Is Thailand still an attractive business destination?

by Warwick Kneale, Managing Partner of Baker Tilly Corporate Advisory Services and Accounting Services, Thailand and Myanmar. Baker Tilly Australia is represented as Pitcher Partners.

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Beyond the natural beauty and food for which it is justly famous, Thailand's recent economic landscape has been rugged and maybe just a bit too exciting. Political upheaval and natural catastrophes have compounded some sovereign risk concerns which have lingered since Thailand led the region into the Asian financial crisis in 1997.

"For all the upheaval, Thailand's economy has been one of the success stories in South East Asia over the last 30 years."
Warwick Kneale, Managing Partner Baker Tilly Corporate Advisory Services (Thailand)

Since the Thailand-Australia Free Trade Agreement was ratified in 2005, the balance of investment has swung decisively in Thailand's favour. By 2012, Thai investment in Australia totaled $6.14 billion or 0.7 per cent of total foreign investment stock, placing it well within the top 17 countries.

Thailand is a country with a population of 67 million people and an ever increasing middle class. Its domestic market alone suggests it is worth looking at as a market for Australian goods and services. Yet that promise remains largely unfulfilled.

Despite that early role in the Asian crisis, Thailand emerged with only minor damage and resumed a period of moderate growth from 2002 to 2007 - before the global financial crisis hit the economy. But since this time Thailand's growth has been interrupted constantly by internal events.

In 2010 political unrest was the issue. Then in 2011, economic growth was interrupted again due to the flood crisis and once again by more political unrest in 2013 - still ongoing.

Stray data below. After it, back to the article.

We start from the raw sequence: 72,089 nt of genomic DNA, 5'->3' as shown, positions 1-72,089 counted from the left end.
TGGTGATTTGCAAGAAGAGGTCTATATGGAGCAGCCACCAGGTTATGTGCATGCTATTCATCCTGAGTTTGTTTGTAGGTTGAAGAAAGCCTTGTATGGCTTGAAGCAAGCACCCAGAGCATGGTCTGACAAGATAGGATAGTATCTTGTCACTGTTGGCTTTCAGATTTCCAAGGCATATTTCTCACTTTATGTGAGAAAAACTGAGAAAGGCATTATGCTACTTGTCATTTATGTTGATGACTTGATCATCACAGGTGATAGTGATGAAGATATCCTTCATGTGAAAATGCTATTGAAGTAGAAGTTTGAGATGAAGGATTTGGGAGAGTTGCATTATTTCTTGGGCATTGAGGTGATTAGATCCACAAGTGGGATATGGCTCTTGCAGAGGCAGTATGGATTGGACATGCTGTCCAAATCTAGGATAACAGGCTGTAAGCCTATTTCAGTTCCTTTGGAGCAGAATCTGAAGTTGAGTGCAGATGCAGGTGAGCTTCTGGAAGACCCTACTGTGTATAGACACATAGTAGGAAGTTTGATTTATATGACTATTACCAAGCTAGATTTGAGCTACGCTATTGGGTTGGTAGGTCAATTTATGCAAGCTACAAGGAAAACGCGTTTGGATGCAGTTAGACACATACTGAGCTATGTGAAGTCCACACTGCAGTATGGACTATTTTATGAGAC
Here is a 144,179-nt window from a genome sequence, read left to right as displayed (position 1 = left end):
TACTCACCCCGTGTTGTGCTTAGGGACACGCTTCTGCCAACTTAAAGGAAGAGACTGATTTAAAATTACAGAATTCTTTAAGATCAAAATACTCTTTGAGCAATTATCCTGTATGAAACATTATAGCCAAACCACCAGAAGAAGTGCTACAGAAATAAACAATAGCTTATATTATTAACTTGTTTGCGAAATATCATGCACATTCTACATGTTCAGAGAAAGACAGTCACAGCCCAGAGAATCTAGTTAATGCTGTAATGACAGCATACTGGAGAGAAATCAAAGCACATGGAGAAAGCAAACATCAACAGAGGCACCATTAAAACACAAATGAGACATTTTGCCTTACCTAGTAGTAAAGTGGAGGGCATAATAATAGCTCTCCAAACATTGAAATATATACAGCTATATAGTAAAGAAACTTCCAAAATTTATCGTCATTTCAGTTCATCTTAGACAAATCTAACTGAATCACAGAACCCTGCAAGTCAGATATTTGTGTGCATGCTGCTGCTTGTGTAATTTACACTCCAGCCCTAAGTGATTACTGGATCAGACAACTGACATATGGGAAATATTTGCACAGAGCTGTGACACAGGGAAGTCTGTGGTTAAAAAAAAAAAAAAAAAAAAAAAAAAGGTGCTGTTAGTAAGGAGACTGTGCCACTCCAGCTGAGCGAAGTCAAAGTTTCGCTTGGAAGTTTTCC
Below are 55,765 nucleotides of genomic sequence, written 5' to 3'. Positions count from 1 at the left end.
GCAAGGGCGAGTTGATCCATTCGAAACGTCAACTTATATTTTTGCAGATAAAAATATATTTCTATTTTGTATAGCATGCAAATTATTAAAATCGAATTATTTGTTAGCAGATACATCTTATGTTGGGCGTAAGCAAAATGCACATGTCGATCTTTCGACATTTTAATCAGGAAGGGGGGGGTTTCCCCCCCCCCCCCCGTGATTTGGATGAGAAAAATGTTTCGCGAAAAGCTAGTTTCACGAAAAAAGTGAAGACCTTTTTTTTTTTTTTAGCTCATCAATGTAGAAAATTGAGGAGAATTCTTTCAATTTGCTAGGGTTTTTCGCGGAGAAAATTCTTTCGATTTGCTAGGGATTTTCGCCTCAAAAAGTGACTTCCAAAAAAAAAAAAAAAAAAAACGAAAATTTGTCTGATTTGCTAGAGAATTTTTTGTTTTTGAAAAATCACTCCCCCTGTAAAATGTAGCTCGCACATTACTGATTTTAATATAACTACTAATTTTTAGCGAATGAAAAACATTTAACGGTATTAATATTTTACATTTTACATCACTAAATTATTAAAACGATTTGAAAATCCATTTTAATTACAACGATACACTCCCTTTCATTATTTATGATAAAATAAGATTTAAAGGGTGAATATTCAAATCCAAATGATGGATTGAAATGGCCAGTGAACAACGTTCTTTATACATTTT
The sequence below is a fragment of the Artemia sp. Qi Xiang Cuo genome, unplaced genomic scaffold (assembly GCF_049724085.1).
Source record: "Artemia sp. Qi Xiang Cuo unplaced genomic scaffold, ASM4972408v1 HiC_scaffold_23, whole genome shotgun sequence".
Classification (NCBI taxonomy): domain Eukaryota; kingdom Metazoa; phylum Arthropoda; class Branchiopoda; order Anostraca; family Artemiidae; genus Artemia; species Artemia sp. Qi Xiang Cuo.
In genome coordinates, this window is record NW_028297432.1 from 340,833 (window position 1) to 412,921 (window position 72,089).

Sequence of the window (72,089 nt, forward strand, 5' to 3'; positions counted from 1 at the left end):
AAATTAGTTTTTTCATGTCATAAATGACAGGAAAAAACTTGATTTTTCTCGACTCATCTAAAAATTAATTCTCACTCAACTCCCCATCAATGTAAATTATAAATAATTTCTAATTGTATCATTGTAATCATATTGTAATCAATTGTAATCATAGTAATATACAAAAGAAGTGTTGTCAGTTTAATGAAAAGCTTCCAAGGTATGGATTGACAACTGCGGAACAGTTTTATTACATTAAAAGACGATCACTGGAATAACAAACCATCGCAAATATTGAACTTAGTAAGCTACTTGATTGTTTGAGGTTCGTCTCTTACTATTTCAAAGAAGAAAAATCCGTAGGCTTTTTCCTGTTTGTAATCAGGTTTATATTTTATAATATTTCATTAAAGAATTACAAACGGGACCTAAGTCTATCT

Yet despite all these disruptions, in 2014 the economy still managed moderate GDP growth of 1.6 per cent. And after the coup of last year, GDP is expected to grow this year by 4.5 per cent. As you can see in the graph below, the major protests and coups barely had any effect on the GDP growth of the country.

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So why doesn't Australia invest in Thailand?

Our trading relationship may be strong but Australia invests little in Thailand in comparison to what we invest elsewhere in ASEAN, particularly in Malaysia and Indonesia. Only 2.2 per cent of our FDI in ASEAN is in Thailand. Why?

The difficult resources investment environment here may be one reason and our investment in mining in Thailand is certainly less than Australia's global mining investment would imply – although ironically Kingsgate resources, with its Akara mine in Pichit province, is one of Australia's biggest investors in Thailand.

Another reason is that Australia doesn't have a bank here yet and banks catalyse investment. But that might change soon if ANZ exercises its option to establish a branch. Thirdly, investment in major manufacturing is probably not as large as you might expect given the favourable climate in Thailand (even with the current political problems).

And last of all, those old stereotypes of Thailand - a place for holidays not investment, politically unstable (sadly true at the moment), socioeconomically poor, a place of continual natural disasters – all probably contribute to a perception of Thailand not being in the forefront of Australian investors' minds.